Some politicians leave the stage abruptly, while others don't seem to notice they've been given the hook. There aren't many like Tom Marshall, who's made no secret of his intention to retire, and who seems increasingly stuck in a position of high office.

Marshall took over as interim premier in January, when an exasperated Kathy Dunderdale — who clearly had been preparing to step down in the winter or spring — sped up the terms of her exit amid grumbling over her handling of power outages and unhappiness within the Tory caucus.

The thinking had been that Marshall wouldn't be around much longer, either. Marshall, who's been the MHA for Humber East since 2003, said as much at the time, so it appeared that Marshall would effectively keep the lights on, get the mail and generally keep the premier's office running while the party picked a new leader.

Well, things did not quite go according to plan. The Tory leadership process — and that's an understatement of a word to call it — has put the party on one weird path, with no permanent leader in place and autumn looming.

Some of those fabled #darknl babies will be born just as the new premier gets settled in.

No placeholder at all

And, as it turned out, Tom Marshall has been no placeholder premier at all.

NAPE president Carol Furlong

NAPE's Carol Furlong is blunt about the importance of striking a deal while Tom Marshall is still in office. (CBC)

Actually, he signalled that right off the bat. Within a week of being signed in, he ordered a review of the province's access to information legislation, in particular Bill 29, the legislation that not only restricted the amount of information that the public can access, but the one that gave the Tories the image of people who had something to hide. Right or wrong, it's been an indelible stain on their reputation.

But I think the pension deal that Marshall announced last Tuesday will be the thing for which he will be remembered. Marshall and Charlene Johnson, who made her own exit as finance minister and MHA just a few days later, struck a deal with five unions.

It was a remarkable sight. I've been covering politics since the Peckford era, and there have been concerns about public service pensions all along.

Not a single premier, though, has been able to get the unions to the table, and to agree to a deal that even attempts to resolve a multi-billion-dollar liability in pension payouts. With the baby boom generation now moving well into retirement years, and knowing that post-retirement years will be much longer than even just two generations ago, that liability is darn scary.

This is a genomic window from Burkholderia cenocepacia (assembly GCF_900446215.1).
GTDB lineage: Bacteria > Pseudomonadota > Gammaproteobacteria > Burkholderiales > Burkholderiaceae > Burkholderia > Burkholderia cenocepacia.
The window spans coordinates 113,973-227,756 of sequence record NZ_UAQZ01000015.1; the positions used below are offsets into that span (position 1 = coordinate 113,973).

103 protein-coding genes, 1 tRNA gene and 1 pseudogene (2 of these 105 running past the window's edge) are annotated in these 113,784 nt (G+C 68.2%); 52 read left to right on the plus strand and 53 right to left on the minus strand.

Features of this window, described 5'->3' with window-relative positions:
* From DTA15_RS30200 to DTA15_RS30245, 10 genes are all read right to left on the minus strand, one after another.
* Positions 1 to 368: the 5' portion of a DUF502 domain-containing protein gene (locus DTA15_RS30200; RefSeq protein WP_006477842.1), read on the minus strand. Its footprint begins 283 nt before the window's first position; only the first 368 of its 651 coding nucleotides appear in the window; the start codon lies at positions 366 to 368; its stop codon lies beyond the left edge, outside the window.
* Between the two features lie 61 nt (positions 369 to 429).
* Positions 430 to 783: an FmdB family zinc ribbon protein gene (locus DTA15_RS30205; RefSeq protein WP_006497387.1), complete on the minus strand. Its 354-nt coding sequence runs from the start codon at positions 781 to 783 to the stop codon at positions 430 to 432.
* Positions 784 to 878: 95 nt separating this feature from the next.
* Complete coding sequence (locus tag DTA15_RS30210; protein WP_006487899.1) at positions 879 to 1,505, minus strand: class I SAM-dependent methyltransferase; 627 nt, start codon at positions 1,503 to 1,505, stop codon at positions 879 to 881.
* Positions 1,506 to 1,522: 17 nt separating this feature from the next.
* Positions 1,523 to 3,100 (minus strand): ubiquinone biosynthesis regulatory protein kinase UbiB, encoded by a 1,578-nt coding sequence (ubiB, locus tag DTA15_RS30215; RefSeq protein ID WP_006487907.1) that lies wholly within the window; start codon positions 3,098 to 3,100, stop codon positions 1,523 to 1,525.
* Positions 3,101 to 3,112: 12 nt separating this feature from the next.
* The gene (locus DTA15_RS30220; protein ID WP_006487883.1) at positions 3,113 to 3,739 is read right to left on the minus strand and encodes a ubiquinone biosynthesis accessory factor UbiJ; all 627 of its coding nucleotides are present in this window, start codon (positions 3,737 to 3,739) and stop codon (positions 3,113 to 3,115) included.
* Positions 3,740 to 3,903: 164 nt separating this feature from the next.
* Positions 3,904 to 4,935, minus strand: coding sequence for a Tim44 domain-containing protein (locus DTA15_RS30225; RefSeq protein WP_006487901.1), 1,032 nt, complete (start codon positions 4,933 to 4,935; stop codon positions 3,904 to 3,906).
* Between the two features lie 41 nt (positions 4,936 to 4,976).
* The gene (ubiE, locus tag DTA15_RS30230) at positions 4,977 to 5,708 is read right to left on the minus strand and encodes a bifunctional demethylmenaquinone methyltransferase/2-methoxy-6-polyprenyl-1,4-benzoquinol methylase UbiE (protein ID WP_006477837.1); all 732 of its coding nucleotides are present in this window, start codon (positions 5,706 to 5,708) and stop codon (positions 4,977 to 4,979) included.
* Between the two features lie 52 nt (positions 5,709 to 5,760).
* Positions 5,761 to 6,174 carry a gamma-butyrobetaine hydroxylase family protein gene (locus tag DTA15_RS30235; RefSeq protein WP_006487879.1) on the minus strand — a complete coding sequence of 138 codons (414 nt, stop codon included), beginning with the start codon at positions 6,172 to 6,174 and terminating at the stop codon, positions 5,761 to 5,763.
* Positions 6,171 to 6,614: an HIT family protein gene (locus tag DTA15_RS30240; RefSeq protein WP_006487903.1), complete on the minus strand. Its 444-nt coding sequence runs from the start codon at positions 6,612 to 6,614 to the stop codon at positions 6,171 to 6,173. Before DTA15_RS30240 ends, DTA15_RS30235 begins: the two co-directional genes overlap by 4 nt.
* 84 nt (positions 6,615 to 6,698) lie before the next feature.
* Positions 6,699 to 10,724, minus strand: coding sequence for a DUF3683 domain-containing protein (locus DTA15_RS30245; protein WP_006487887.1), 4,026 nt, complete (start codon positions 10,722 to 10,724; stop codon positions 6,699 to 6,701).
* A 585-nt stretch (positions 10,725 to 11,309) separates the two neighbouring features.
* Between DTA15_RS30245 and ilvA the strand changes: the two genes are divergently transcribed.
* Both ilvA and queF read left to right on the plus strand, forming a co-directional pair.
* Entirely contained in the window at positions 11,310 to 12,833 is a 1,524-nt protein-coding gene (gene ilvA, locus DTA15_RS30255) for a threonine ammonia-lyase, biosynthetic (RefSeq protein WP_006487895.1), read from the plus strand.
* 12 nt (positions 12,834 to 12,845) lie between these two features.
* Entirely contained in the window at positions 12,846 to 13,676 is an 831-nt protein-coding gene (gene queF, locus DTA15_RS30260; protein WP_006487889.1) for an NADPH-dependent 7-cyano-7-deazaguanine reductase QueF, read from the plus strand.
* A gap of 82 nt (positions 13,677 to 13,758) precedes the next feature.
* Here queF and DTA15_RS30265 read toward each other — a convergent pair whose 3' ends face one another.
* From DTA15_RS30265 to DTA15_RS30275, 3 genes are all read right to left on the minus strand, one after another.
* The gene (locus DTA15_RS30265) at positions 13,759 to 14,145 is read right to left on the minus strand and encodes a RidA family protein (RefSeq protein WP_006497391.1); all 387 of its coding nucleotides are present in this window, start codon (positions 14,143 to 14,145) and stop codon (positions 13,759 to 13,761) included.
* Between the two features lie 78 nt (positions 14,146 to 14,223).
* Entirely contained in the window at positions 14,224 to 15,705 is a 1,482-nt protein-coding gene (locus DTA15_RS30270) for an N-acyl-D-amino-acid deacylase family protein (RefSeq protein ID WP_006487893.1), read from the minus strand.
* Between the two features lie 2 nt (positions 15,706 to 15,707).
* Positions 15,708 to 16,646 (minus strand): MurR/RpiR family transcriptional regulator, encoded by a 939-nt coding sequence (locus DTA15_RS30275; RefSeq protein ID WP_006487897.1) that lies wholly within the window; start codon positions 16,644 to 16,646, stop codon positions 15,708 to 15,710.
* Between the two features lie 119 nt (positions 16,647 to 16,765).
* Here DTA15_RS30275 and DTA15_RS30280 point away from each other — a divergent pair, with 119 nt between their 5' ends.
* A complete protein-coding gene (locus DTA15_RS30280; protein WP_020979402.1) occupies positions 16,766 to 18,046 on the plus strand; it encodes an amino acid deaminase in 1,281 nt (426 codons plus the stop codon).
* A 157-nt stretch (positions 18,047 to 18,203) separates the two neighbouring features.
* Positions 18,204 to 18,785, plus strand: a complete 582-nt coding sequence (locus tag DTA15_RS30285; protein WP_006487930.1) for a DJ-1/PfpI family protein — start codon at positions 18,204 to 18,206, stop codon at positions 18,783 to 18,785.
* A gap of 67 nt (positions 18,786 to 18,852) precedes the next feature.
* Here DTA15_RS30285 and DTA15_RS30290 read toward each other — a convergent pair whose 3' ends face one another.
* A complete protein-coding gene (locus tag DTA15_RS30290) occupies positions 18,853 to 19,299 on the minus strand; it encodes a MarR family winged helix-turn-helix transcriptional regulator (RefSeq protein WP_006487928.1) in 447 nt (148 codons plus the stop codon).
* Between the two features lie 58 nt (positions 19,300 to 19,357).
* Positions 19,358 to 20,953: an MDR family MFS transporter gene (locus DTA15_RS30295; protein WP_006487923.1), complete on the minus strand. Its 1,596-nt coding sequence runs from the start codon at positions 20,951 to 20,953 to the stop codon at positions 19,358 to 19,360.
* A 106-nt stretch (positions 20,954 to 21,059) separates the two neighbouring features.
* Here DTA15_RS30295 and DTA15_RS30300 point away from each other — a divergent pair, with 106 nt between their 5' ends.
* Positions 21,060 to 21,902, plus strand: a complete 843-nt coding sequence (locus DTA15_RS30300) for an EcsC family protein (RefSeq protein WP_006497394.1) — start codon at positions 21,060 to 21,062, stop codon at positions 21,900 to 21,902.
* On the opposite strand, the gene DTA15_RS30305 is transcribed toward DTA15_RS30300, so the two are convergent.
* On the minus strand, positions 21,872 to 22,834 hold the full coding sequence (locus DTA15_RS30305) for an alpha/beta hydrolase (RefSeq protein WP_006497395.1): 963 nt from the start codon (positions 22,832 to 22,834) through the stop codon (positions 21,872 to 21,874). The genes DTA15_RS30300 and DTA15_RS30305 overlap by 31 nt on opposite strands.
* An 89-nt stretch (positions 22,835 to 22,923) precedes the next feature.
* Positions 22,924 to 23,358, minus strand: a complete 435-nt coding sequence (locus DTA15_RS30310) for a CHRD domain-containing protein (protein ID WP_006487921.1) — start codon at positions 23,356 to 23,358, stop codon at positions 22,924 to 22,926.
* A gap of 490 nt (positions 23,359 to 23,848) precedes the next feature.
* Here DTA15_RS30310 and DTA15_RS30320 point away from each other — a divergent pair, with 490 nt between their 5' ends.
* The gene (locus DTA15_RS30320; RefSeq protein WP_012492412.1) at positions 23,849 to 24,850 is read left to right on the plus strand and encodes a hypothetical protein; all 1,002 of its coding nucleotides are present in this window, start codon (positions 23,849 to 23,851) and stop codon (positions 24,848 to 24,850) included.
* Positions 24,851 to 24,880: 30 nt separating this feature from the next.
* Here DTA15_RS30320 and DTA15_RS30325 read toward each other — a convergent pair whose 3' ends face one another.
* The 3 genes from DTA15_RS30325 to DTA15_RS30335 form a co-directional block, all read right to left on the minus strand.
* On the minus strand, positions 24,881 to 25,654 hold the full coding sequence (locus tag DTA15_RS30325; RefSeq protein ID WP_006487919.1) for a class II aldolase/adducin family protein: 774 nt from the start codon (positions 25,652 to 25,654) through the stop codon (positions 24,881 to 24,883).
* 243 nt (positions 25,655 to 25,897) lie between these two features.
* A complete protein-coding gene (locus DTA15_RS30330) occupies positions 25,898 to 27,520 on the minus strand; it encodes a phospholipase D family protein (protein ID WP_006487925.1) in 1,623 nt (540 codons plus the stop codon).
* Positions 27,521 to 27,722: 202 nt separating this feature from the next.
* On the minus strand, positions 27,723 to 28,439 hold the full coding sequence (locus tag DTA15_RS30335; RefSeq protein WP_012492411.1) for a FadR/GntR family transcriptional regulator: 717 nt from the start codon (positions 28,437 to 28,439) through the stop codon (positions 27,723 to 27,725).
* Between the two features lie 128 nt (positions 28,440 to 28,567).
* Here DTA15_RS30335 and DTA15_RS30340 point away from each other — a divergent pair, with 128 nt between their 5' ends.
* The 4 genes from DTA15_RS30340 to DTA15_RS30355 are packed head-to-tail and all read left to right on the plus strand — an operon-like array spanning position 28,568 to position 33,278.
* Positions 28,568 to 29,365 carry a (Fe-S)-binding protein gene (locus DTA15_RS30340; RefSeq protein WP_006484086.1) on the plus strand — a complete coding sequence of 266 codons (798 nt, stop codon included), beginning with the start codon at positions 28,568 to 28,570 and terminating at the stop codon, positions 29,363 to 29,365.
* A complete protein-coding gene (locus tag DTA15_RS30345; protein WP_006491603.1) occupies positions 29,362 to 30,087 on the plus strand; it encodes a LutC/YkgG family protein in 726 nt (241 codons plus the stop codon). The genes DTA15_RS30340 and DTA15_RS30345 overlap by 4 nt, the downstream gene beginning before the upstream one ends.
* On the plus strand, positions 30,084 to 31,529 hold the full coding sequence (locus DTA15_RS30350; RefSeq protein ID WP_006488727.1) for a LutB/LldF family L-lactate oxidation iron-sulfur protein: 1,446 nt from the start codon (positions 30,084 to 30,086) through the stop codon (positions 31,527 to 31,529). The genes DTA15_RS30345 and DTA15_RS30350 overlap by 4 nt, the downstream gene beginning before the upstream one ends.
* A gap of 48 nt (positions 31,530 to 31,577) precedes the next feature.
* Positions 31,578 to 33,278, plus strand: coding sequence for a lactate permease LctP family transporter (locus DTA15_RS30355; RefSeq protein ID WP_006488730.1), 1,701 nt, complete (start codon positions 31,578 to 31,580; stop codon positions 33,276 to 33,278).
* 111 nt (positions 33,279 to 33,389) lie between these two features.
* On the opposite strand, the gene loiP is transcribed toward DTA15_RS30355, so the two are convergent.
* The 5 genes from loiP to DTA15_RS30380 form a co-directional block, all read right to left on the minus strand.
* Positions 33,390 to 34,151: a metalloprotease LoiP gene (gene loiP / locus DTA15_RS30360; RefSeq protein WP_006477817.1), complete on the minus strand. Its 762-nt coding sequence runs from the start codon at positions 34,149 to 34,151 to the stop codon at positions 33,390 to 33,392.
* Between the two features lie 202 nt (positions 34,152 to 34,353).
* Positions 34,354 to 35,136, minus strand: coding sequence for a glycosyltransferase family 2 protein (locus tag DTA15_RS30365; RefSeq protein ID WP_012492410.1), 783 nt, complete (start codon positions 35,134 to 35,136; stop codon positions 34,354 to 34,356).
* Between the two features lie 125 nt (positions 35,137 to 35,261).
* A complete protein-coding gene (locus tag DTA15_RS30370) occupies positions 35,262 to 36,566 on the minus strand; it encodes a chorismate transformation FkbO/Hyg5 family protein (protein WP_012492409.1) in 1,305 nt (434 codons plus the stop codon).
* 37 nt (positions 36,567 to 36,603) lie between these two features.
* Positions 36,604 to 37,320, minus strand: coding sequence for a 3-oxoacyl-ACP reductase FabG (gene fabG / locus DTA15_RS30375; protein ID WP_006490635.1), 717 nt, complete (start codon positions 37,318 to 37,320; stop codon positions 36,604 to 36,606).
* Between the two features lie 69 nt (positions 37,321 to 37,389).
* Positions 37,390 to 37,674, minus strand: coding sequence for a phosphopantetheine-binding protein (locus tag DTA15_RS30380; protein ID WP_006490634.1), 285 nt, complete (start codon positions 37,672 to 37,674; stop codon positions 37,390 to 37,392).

I'm not sure about the deal that's been struck, particularly over the fact that it will take three decades to get in the clear.

But, politically, what Marshall has achieved is remarkable.

Politicians have been talking for years about the need to do something. Marshall actually did something.

The Marshall factor

Indeed, Marshall himself may have been the magnet that drew unions — who in the past appeared to be more interested in continually kicking the can down the road to the table.

NAPE president Carol Furlong said as much during an interview with Anthony Germain on the St. John's Morning Show.

"We felt we could get a far better deal now with government, while he was a premier, than with an unknown entity down the road," said Furlong, in a moment of candour that described why there was pressure to get a deal … and, indeed, why there was so much radio silence in the last weeks while the talks were underway.

Tom Marshall and Charlene Johnson

Both Tom Marshall and Charlene Johnson seemed relieved in announcing a new deal on pensions. (CBC )

"We were cognizant of the fact that Tom Marshall supported a defined benefits plan, which is significant for us because we've seen other plans that have been under the gun, where [employers] have been trying to turn to a defined contribution plan," she said.

With a defined benefits plan, a pensioner knows what will be on the cheque. With a defined contribution, they won't, since it operates more like an RRSP, and payouts can be dramatically affected.

Not many employers have the financial resources to take on the burden of a defined benefit plan, let alone one that is indexed.

[The provincial plan, incidentally, is not indexed at the moment, and I was curious to note that union leaders would like to see that suspension removed. Good luck with that!]

Not the sexiest legacy

Governments can handle that kind of commitment, to the chagrin, I noticed, of workers who have no pension at all. I was actually struck by the vitriol that some of these people expressed when the deal was announced – not over the details of the deal, but the very fact that public servants receive a pension in the first place.

'I know it's not the sexiest of legacies, but in terms of [the] finances of the province, it probably is not a half-bad legacy to have' - Richard Alexander

Next weekend, the Tories will choose between Paul Davis, Steve Kent and John Ottenheimer, and effectively pick the next premier.

I'm sure there'll be more than just a kind word said about Marshall as he (finally) gets ready to take his leave, not just as the top politician, but the MHA for Humber East.

Outside the convention hall, I expect Marshall will get a proverbial round of applause for taking on an issue that's dogged his predecessors.

I liked how Richard Alexander, the executive director of the Newfoundland and Labrador Employers Council, put it. The Employers Council, understandably, has concerns about defined benefit plans, but Alexander said the deal brings stability to taxpayers.

"I know it's not the sexiest of legacies, but in terms of [the] finances of the province," Alexander said, "it probably is not a half-bad legacy to have. Sexiest of legacies, but in terms of [the] finances of the province," Alexander said, "it probably is not a half-bad legacy to have."